Enrichment day

“Also, we have Fr Sean McDonagh and he’s going to talk on the encyclical Laudato Si, so that’s something coming up now as well,” she continues, adding, “And also we’re going to do an enrichment day for pastoral councils, where maybe two or three members of pastoral councils will come together here; they’ll be able to talk to each other and they’ll have some input from – hopefully – Donal Harrington.”

 The entire faith renewal project will entail making Knock into a place that can serve the entire Irish Church, she continues. 

“Long term our hopes would be nationally, obviously,” she says, “that we would see ourselves as a national resource more than anything, so we’re not going to try to lead the way, we’re not going to try to be the experts in anything – we’ll try that as well! – but the idea is to be a resource, to be able to make things available to people.”

 The challenge, she admits, is to establish what sort of things the group should be offering. “We have to come up with this,” she says, suggesting that the shrine might become a resource for parishes. 

“We have thought of maybe doing something for pastoral councils, as a kind of a reflective day for pastoral councils, to come away and maybe take a break away from the slog of issues, and kind of get in touch with themselves,” she says. “So, that would be a resource – we’re still looking into it, we’ve only had four or five meetings so it’s early stages.”

 Another possibility might actually be the production of materials and programmes like the Alpha Course that others might use in the wider Irish Church, but Úna is uncertain of whether that’s a direction the shrine is likely to go down.

 “People have mentioned the Alpha thing, and it seems to be very successful and people seem to go for it, so yeah – I’m not sure whether we will look into kind of producing a course like this ourselves, or maybe be the place where it is put on, that people come here to it,” she says.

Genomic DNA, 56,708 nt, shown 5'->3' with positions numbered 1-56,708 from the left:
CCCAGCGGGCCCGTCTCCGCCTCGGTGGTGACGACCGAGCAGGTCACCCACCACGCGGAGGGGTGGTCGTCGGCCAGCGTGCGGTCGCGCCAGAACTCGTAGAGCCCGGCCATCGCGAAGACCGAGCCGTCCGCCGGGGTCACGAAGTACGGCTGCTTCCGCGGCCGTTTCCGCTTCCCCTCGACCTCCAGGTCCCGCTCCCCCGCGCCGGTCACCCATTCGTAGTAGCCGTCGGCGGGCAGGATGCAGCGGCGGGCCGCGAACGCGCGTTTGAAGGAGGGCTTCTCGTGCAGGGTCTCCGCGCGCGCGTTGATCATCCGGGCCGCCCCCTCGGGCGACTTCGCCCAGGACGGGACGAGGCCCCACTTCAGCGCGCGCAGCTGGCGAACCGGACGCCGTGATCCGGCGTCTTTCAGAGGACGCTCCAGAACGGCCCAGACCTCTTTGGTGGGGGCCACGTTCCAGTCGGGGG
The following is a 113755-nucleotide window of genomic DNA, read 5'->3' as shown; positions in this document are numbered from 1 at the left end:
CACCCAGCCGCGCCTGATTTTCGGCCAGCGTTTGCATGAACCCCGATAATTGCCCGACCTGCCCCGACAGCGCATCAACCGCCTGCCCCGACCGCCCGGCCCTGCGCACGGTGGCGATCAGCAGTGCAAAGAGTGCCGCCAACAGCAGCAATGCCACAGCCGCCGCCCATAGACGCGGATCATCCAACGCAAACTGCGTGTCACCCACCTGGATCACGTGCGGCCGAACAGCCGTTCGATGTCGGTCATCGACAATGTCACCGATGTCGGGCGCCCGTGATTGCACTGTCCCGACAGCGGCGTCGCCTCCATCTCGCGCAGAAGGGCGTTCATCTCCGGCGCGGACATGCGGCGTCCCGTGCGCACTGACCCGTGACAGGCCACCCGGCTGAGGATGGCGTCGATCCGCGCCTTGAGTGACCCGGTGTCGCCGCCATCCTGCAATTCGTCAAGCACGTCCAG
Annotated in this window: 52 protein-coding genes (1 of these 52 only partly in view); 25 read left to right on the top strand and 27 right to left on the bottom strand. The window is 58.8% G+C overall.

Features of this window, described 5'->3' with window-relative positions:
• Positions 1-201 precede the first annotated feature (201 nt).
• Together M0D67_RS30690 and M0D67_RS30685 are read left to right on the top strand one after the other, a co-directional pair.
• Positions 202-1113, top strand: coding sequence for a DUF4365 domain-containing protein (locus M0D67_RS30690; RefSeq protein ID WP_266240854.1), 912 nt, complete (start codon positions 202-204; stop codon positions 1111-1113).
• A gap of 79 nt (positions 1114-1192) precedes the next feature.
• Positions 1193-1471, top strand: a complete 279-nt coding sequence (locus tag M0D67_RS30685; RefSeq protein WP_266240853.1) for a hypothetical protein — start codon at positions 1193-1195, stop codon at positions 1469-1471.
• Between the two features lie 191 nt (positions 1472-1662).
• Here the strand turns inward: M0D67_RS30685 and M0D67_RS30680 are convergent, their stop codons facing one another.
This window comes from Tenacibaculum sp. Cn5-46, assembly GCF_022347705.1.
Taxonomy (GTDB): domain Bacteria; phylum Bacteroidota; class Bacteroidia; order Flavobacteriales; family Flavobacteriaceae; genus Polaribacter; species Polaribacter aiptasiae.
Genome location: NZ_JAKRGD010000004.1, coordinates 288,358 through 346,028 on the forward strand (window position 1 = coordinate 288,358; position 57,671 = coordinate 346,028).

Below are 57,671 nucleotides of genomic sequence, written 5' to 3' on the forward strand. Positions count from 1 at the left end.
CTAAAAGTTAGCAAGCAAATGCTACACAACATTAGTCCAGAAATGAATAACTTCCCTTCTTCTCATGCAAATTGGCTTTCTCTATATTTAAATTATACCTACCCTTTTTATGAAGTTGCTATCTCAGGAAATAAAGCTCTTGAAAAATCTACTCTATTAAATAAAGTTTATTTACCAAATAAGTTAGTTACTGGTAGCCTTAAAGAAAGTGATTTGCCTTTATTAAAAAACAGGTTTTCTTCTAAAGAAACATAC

“We’re still in very early stages: as you’re asking the questions, we’re kind of asking them ourselves. What do we do? How do we do it?”

 The key to thinking of Knock, other than its obvious spiritual role, is as a sanctuary, Úna explains.

 “Even somebody that’s kind of struggling with their faith a bit can come to Knock, where you’re not kind of mocked for your faith or for your practicing,” she says, continuing, “I think it’s important to meet like-minded people, and be in a place that reinforces your own faith.  I think even for priests as well, it’s nice for priests to be able to come here too.”

 The shrine team are “facilitators” she explains, and are willing to put themselves at the service of anything that will help with faith renewal.

 “We see ourselves as a resource,” she reiterates, adding that when people visit, “we definitely would love to have lots of things happening here that people can come to: they feel secure, they’re in their sanctuary, and they can grow in their faith, maybe go to a day talk that educates them a little bit more in their faith”.

 “Simple things like that that could mean a lot to one person”, she says. “It’s little steps.”